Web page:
(Reuters) – Power demand in the Southwest Power Pool (SPP) hit a record on Friday and will likely break that on Tuesday as homes and business in the U.S. Central region keep their air conditioners cranked up to escape a lingering heat wave.
That heat also pushed demand in Texas to record highs, forcing the state’s grid operator, the Electric Reliability Council of Texas (ERCOT), to urge consumers to conserve energy to help avoid taking bigger actions to reduce usage, including rotating outages.
Overall, the United States is expected to use record amounts of power in 2022 due mostly to rising economic and population growth in Sun Belt states covered by ERCOT, SPP and in the U.S. Southeast.
SPP, which operates the grid for almost 18 million people in 17 states from North Dakota to Texas, did not take as many steps as ERCOT to control usage to meet record demand.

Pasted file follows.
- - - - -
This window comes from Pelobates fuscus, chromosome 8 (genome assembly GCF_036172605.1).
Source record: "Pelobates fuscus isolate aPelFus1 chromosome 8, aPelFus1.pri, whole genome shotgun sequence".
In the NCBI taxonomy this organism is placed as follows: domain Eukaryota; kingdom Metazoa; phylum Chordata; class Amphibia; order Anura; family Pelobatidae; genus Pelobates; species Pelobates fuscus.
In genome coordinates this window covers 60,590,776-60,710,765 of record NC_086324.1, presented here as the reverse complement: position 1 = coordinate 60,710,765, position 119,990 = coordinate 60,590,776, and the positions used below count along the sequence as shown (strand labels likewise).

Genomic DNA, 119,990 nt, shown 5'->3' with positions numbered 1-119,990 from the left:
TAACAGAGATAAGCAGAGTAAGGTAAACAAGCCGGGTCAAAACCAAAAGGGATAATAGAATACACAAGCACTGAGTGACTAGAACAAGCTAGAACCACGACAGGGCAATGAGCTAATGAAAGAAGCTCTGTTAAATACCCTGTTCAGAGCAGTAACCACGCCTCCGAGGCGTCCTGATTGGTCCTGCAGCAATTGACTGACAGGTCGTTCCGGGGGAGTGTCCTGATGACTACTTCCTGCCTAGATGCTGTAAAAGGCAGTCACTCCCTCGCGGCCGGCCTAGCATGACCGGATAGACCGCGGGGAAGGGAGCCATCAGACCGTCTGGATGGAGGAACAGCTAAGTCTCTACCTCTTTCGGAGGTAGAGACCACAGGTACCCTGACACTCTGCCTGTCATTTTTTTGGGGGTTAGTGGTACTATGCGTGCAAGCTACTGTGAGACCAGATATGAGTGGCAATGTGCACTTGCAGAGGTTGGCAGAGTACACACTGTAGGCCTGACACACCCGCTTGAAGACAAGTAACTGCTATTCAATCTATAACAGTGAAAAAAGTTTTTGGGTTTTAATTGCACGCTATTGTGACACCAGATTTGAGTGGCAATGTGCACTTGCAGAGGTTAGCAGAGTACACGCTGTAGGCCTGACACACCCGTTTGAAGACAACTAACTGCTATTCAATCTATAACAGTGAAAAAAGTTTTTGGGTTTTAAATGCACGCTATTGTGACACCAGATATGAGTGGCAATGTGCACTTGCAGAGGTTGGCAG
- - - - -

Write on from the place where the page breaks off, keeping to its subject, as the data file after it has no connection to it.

SPP, like ERCOT, asked its members to postpone maintenance on some critical equipment like power lines and generating plants, a common step grid operators take to ensure resources will be available during times of high demand.
AccuWeather forecast temperatures in Oklahoma City, the biggest city in SPP, will jump from 100 Fahrenheit (37.8 Celsius) on Monday to 110 F (43.3°C) on Tuesday. That would be the hottest day in the city since August 2012 when highs reached a record-tying 113 F (45°C) and compares with a normal high of 94 F for this time of year, according to federal data.
SPP said power use hit a preliminary 52,028 megawatts (MW) on July 15, topping the previous record of 51,510 MW on July 14, and will reach 53,024 MW on Tuesday.
One megawatt can power around 1,000 U.S. homes on a typical day, but only about 200 homes on a hot summer day.
(Reporting by Scott DiSavino; Editing by Sandra Maler)